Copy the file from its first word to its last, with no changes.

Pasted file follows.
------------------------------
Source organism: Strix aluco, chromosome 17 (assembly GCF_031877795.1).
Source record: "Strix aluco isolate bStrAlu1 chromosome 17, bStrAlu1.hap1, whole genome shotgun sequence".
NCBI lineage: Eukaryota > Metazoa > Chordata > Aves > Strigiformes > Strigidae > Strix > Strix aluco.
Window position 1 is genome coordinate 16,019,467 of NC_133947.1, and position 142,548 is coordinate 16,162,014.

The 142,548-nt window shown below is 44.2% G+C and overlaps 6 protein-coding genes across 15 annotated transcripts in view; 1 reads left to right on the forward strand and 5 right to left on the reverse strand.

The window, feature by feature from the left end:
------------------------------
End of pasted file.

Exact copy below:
Source organism: Strix aluco, chromosome 17 (assembly GCF_031877795.1).
Source record: "Strix aluco isolate bStrAlu1 chromosome 17, bStrAlu1.hap1, whole genome shotgun sequence".
NCBI lineage: Eukaryota > Metazoa > Chordata > Aves > Strigiformes > Strigidae > Strix > Strix aluco.
Window position 1 is genome coordinate 16,019,467 of NC_133947.1, and position 142,548 is coordinate 16,162,014.

The 142,548-nt window shown below is 44.2% G+C and overlaps 6 protein-coding genes across 15 annotated transcripts in view; 1 reads left to right on the forward strand and 5 right to left on the reverse strand.

The window, feature by feature from the left end: